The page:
Individuals with doctorates constitute only 6% of all individuals with S&E degrees but represent 12% of individuals who report R&D as a major work activity. However, the majority of S&E degree holders who report R&D as a major work activity have only bachelor's degrees (53%). An additional 31% have master's degrees and 4% have professional degrees, mostly in medicine.
Individuals who are in non-S&E occupations do much
Individuals with S&E degrees are employed in all sectors of the U.S. economy. For-profit firms are their largest employer, but substantial numbers work in academia, nonprofit organizations, and government, or are self-employed.
For-profit firms employ the greatest number of individuals
with S&E degrees (figure
The OES survey provides more detailed estimates for
sectors of employment, although it excludes the self-employed
and those employed in recent startups (figure
More than 1.7 million workers whose highest degree is in S&E were self-employed in 2006, 17% of the total (NSF/SRS 2006). This SESTAT estimate of S&E self-employment is much higher than others that have been published elsewhere because it uses a different definition. Most reports of federal data on self-employment include only individuals whose businesses are unincorporated. While only a minority (33%) of all self-employed workers in the United States work in incorporated businesses (Census Bureau 2007), the reverse is true for those whose highest degree is in S&E. As shown in figure
The proportion of self-employed workers generally decreases
by level of degree and increases with age (see
The rates of self-employment are similar across broad
S&E fields, at the bachelor's degree level ranging from
14.8% in computer and mathematical sciences to 20.4% in
the physical sciences (see figure
Federal S&E Employment
The United States federal government is a major employer of scientists and engineers, largely limited to those with U.S. citizenship. According to data from the U.S. Office of Personnel Management, the federal government employed approximately 210,000 persons in S&E occupations in 2005. Many of these workers were in occupations that, nationwide, include relatively large concentrations of foreign-born persons, some of whom are non-citizens, rendering them ineligible for many federal jobs. Among federal employees, 59% were in science occupations and 41% were in engineering occupations. The Department of Defense was the largest employer, with nearly 45% of the federal S&E workforce (NSF/SRS 2008a).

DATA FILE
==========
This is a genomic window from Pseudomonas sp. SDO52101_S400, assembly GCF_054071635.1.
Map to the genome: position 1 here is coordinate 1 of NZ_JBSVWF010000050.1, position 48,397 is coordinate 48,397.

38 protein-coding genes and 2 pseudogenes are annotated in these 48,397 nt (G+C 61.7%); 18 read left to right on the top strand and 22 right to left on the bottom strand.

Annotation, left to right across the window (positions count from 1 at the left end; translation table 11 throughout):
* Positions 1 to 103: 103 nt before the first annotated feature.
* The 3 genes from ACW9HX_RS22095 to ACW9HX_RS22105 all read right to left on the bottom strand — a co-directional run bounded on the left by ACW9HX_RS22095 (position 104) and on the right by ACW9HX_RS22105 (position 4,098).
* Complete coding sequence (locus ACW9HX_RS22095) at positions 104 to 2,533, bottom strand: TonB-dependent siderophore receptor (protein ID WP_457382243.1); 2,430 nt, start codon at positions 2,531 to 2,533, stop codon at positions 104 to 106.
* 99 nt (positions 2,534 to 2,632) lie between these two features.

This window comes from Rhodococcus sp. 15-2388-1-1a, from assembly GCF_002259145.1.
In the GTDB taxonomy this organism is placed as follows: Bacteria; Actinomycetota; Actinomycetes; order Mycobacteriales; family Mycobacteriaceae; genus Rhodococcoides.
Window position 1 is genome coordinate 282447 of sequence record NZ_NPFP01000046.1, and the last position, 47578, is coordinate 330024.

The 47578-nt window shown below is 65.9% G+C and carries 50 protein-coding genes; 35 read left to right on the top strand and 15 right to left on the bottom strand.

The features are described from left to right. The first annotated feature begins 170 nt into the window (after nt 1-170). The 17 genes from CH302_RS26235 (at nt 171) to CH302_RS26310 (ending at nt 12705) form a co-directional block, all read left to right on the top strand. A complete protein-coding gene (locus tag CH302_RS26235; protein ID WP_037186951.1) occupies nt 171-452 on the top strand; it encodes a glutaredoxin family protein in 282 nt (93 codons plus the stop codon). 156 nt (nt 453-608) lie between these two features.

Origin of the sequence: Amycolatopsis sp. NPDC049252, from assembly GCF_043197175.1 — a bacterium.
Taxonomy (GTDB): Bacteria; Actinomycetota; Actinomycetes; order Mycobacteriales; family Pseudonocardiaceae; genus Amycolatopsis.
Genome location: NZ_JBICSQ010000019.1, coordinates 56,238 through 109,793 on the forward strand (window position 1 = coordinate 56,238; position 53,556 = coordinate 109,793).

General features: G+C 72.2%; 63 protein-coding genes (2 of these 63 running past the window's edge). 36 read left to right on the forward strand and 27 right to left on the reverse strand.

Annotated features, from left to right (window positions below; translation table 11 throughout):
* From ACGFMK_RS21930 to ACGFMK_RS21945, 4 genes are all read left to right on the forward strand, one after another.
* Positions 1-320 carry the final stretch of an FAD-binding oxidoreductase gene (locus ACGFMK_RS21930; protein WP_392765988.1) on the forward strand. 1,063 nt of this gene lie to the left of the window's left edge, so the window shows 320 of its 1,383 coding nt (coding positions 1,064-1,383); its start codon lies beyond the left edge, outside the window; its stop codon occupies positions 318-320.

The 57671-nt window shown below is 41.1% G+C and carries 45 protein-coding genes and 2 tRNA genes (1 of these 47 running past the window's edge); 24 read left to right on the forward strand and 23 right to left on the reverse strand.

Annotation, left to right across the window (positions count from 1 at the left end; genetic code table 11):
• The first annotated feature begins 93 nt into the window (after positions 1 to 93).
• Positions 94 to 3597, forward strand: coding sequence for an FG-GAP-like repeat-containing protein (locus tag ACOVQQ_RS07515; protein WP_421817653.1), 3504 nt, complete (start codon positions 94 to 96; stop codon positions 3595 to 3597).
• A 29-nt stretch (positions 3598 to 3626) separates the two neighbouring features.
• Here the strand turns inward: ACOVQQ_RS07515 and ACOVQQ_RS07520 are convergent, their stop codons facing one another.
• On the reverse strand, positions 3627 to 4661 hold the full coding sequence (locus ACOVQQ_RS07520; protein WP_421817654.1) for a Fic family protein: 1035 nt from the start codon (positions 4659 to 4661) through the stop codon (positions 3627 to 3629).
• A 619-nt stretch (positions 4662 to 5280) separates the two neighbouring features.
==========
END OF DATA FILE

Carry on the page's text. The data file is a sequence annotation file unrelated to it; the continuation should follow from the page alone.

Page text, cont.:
With regard to gender, the federal S&E workforce (defined by occupation) generally reflects the total S&E workforce. Women make up 26% of all U.S. employees in S&E occupations; for federal employees, the comparable proportion is 25%. The number of women in federal S&E positions shows a consistent decrease as age increases beyond the ages of 40–49; this is also true of the whole S&E workforce.
The S&E workforce at large is younger than the federal
S&E workforce. Twenty-eight percent of the general S&E
workforce is under 35 years of age, with only 15% of those
in federal S&E occupations in that age group (appendix table
High-technology employers are not the only companies
who hire individuals in S&E occupations. As shown in table
Industries with higher proportions of individuals in S&E occupations tend to pay higher average salaries to both their S&E and non-S&E workers. The average salary of workers in non-S&E occupations employed in industries where more than 40% of workers are in S&E occupations is nearly double the average salary of workers in non-S&E occupations in industries with below-average proportions of workers in S&E occupations ($71,550 versus $36,146).
The availability of highly skilled workers can be relevant to an area's economic competitiveness. Two measures of availability with regard to S&E occupations are (1) the number of workers in S&E occupations and (2) the proportion of the entire metropolitan workforce that S&E occupations represent. These estimates should be used with care in comparing areas because the geographic scope of a metropolitan area varies significantly from city to city.
The Census Bureau divides some larger metropolitan areas
into metropolitan divisions, and these divisions are used
in comparisons with smaller metropolitan areas. Accordingly,
The San Jose-Sunnyvale-Santa Clara and Boulder metropolitan areas had 14.3% and 14.2% of their workforces employed in S&E occupations, respectively. San Jose-Sunnyvale-Santa Clara had 18.2% of their workers in STEM occupations. No metropolitan areas had higher estimates for S&E or STEM occupations. Although the metropolitan areas with the highest estimated proportion of S&E employment are mainly smaller and perhaps less economically diverse, Washington, DC, Seattle, Boston, San Francisco, and San Jose also appear on the list of metropolitan areas with the greatest intensity of S&E occupational employment.
The largest numbers of workers in S&E occupations are in the Washington-Arlington-Alexandria, New York-White Plains-Wayne, Los Angeles-Long Beach-Glendale, and Chicago-Naperville-Joliet metropolitan divisions. These divisions have very large and diverse workforces even after being broken off from their larger metropolitan areas. With the exception of Washington-Arlington-Alexandria, each of these areas has about the same proportion of workers in S&E occupations as the national workforce.
Looking just at the larger metropolitan areas, without
breaking them into divisions, New York-Northern New
Jersey-Long Island has the largest number (350,670) of individuals
employed in S&E occupations but the same proportion
(4.2%) as the workforce nationwide (see table
For individuals whose highest degree is in S&E and who
are employed in business/industry, the distribution of employer
size is shown in figure